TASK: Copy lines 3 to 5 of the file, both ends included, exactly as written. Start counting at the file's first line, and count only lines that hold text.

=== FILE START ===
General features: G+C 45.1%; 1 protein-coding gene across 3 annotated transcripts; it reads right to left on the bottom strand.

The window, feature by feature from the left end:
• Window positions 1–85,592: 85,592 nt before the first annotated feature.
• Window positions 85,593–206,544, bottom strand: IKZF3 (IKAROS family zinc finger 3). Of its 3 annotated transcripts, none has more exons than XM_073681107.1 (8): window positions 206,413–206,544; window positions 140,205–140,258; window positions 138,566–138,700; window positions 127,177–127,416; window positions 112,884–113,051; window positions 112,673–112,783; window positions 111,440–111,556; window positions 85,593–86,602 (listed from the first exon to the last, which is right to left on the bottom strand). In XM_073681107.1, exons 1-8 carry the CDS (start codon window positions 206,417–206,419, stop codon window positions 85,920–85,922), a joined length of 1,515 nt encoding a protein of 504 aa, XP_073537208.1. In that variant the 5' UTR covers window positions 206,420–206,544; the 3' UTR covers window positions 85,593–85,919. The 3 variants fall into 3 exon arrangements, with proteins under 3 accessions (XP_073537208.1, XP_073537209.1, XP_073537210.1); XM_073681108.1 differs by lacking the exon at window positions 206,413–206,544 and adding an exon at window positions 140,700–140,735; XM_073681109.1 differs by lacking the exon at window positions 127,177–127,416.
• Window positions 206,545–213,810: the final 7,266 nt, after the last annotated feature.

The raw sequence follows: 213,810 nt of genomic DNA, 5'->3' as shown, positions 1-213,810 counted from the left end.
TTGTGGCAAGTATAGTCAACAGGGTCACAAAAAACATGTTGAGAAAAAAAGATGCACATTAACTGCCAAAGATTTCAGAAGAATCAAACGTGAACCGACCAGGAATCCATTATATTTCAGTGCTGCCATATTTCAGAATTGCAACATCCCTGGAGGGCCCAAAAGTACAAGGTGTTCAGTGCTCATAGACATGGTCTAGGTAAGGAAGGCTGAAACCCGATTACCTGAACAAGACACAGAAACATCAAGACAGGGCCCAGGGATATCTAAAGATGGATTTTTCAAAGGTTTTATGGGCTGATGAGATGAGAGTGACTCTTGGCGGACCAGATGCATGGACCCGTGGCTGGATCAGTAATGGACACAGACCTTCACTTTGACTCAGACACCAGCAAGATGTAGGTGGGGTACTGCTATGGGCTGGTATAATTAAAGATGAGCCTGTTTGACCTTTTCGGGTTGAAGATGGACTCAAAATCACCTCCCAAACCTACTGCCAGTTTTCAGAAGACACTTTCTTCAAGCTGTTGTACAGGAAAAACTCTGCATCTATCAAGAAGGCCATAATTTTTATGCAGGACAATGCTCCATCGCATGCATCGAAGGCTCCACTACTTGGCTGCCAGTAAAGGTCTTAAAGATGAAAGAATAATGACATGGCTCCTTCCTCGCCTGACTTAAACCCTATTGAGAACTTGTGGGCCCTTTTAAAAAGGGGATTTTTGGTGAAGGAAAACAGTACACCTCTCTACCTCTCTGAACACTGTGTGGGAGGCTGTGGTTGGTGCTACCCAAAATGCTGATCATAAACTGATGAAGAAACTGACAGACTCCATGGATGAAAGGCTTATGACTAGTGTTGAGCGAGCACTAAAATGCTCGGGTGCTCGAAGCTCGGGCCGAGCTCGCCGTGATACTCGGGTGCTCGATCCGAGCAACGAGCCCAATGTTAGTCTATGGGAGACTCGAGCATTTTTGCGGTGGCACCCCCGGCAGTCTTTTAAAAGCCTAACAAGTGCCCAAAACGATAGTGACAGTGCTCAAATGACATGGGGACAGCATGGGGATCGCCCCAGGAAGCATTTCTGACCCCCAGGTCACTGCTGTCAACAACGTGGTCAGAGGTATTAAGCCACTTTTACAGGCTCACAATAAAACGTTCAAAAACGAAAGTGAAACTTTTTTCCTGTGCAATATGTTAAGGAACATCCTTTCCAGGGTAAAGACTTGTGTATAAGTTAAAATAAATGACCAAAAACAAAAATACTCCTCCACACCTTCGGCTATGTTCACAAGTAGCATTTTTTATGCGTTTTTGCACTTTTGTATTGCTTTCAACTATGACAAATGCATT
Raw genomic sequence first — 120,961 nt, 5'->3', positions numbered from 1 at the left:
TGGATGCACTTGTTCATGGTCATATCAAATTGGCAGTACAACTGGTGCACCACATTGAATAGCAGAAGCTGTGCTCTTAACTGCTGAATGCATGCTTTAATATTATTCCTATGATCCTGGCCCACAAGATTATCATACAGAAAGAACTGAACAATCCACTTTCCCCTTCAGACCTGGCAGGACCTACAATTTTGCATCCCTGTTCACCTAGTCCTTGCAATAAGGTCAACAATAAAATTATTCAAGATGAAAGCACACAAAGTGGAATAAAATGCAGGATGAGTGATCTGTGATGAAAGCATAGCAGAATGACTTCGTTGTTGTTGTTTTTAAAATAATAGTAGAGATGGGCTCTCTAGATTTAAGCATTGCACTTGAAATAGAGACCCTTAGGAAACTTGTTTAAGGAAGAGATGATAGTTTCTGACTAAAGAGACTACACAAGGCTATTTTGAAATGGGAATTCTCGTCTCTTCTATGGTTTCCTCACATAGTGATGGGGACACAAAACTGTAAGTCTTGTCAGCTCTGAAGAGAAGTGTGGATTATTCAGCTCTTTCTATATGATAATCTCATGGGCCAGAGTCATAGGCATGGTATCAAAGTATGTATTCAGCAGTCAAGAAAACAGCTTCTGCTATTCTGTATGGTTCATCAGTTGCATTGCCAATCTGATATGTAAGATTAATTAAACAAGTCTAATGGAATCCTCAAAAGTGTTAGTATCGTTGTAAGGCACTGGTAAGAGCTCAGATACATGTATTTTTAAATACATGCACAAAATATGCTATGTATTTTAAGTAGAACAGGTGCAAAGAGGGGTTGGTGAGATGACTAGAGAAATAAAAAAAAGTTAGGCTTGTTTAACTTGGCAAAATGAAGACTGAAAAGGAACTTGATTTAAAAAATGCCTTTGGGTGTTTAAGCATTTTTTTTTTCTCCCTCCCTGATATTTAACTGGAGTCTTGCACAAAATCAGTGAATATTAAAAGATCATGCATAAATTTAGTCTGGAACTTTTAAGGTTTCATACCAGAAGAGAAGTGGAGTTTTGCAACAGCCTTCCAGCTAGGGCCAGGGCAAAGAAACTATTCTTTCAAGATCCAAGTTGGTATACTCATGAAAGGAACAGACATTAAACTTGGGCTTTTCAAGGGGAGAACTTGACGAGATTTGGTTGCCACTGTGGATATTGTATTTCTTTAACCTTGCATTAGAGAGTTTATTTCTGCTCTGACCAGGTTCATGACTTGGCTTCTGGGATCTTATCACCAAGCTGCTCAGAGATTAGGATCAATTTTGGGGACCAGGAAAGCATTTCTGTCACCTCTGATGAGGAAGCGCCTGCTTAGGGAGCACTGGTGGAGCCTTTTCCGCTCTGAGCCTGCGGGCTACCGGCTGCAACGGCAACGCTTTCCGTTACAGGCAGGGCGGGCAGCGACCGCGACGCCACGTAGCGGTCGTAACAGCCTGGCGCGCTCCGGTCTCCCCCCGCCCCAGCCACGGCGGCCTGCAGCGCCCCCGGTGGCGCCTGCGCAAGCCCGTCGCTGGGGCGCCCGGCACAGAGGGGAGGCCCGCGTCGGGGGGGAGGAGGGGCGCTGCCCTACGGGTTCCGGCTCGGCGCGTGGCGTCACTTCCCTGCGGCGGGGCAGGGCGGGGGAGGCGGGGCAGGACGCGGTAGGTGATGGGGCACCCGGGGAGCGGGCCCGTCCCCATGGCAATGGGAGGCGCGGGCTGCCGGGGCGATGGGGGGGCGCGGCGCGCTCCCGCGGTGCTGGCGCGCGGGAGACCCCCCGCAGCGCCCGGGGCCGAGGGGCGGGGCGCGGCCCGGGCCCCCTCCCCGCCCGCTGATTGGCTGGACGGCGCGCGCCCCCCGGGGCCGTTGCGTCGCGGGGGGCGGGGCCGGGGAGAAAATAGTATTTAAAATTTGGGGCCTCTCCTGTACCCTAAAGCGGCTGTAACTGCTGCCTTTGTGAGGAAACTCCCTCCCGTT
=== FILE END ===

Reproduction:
• Window positions 1–85,592: 85,592 nt before the first annotated feature.
• Window positions 85,593–206,544, bottom strand: IKZF3 (IKAROS family zinc finger 3). Of its 3 annotated transcripts, none has more exons than XM_073681107.1 (8): window positions 206,413–206,544; window positions 140,205–140,258; window positions 138,566–138,700; window positions 127,177–127,416; window positions 112,884–113,051; window positions 112,673–112,783; window positions 111,440–111,556; window positions 85,593–86,602 (listed from the first exon to the last, which is right to left on the bottom strand). In XM_073681107.1, exons 1-8 carry the CDS (start codon window positions 206,417–206,419, stop codon window positions 85,920–85,922), a joined length of 1,515 nt encoding a protein of 504 aa, XP_073537208.1. In that variant the 5' UTR covers window positions 206,420–206,544; the 3' UTR covers window positions 85,593–85,919. The 3 variants fall into 3 exon arrangements, with proteins under 3 accessions (XP_073537208.1, XP_073537209.1, XP_073537210.1); XM_073681108.1 differs by lacking the exon at window positions 206,413–206,544 and adding an exon at window positions 140,700–140,735; XM_073681109.1 differs by lacking the exon at window positions 127,177–127,416.
• Window positions 206,545–213,810: the final 7,266 nt, after the last annotated feature.